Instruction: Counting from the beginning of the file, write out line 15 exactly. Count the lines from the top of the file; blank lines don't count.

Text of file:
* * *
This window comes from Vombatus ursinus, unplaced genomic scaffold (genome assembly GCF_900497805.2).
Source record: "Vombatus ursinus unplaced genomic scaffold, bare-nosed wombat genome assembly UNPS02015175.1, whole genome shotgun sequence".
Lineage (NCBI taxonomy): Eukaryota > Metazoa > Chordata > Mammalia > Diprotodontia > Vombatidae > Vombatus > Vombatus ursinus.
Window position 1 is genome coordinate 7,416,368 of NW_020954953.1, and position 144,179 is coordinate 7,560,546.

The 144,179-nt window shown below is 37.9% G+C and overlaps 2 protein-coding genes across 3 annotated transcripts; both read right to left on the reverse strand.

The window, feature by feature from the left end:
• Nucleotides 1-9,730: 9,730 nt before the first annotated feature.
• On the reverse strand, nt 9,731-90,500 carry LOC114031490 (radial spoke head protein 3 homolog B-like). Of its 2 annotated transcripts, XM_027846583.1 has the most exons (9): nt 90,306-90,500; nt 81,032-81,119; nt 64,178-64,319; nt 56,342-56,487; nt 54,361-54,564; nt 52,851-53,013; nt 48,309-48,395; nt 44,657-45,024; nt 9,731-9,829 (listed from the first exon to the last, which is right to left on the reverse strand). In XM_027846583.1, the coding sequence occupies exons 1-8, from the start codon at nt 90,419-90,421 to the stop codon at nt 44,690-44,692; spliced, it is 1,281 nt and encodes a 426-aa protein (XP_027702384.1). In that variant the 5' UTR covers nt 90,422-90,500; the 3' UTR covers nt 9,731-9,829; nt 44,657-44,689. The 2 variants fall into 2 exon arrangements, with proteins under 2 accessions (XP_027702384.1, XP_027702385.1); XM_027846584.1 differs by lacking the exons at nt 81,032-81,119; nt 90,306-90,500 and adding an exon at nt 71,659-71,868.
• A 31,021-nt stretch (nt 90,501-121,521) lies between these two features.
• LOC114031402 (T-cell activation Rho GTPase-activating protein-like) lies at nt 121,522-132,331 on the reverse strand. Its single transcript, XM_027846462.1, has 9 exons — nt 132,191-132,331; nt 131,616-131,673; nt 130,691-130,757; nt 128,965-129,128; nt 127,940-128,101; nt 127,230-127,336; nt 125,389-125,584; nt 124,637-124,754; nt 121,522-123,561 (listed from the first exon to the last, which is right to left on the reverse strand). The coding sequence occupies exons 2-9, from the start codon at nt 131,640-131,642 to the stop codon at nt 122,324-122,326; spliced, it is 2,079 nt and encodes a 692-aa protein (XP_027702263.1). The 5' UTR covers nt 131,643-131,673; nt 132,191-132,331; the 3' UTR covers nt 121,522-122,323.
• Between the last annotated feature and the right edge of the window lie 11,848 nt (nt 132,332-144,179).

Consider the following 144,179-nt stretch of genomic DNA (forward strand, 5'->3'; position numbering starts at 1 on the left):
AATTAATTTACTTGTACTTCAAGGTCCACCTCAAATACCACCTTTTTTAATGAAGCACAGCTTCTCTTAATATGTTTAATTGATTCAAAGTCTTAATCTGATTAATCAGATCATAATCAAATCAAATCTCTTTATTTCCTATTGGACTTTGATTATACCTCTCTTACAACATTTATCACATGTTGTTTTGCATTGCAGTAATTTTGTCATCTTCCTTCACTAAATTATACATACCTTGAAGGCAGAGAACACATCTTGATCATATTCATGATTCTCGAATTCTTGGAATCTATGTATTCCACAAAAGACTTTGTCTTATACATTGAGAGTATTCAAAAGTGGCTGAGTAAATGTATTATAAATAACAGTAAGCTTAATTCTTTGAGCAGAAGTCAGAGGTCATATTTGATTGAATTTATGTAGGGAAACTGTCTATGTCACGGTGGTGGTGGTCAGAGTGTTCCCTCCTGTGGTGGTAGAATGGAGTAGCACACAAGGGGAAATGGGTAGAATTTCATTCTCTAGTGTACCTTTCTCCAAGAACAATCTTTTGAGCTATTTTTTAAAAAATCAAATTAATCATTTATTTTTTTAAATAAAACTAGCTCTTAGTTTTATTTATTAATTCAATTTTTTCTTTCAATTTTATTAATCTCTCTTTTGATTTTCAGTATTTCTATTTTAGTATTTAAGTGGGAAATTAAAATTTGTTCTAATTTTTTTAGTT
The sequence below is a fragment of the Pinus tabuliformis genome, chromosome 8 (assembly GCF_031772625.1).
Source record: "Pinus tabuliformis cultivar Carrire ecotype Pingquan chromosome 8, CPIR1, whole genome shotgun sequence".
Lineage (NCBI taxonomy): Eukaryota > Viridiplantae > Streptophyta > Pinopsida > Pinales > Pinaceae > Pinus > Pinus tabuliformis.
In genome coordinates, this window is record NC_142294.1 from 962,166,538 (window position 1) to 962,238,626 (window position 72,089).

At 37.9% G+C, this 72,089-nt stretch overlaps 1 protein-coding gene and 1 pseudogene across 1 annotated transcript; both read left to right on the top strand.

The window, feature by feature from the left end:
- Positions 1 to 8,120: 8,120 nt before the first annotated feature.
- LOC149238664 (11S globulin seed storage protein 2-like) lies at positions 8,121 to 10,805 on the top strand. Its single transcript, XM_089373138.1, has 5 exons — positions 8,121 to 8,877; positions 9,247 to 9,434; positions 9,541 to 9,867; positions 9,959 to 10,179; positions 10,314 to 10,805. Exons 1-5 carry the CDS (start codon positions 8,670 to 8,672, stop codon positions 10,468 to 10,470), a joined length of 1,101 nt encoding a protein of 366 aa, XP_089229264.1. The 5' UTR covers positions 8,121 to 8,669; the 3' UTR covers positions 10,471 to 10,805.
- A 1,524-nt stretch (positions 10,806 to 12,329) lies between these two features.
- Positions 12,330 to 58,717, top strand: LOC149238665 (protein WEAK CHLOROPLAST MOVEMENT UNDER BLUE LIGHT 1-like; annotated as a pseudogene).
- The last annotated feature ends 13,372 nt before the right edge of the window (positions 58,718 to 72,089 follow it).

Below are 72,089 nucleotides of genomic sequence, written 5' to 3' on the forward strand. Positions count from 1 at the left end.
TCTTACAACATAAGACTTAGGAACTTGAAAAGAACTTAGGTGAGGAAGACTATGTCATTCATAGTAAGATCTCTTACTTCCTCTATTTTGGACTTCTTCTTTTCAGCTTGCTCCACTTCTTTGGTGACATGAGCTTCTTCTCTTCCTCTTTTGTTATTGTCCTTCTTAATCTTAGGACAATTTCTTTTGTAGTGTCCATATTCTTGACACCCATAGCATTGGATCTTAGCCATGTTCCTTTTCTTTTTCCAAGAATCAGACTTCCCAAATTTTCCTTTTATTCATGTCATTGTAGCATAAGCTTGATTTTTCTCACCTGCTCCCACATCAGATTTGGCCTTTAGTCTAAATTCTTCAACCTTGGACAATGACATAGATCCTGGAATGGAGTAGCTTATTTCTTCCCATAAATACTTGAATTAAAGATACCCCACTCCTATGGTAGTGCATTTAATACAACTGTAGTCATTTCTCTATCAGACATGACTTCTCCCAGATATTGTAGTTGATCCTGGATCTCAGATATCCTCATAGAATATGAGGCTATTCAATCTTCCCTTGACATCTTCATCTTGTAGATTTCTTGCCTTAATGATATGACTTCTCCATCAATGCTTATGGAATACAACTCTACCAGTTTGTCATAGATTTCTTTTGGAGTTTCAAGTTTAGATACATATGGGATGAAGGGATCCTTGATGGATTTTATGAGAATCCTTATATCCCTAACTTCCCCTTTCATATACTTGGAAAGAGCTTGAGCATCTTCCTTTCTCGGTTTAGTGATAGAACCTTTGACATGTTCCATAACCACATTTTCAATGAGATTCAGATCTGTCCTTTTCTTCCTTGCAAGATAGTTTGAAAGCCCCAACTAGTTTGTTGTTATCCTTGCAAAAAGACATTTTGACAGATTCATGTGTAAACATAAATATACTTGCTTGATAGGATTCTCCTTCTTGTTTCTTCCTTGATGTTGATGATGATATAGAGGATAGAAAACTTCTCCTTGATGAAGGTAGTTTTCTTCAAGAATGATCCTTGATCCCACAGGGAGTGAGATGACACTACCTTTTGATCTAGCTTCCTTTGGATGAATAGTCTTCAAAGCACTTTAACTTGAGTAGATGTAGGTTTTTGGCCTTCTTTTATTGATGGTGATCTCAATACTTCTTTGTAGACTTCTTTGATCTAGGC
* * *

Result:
Source record: "Pinus tabuliformis cultivar Carrire ecotype Pingquan chromosome 8, CPIR1, whole genome shotgun sequence".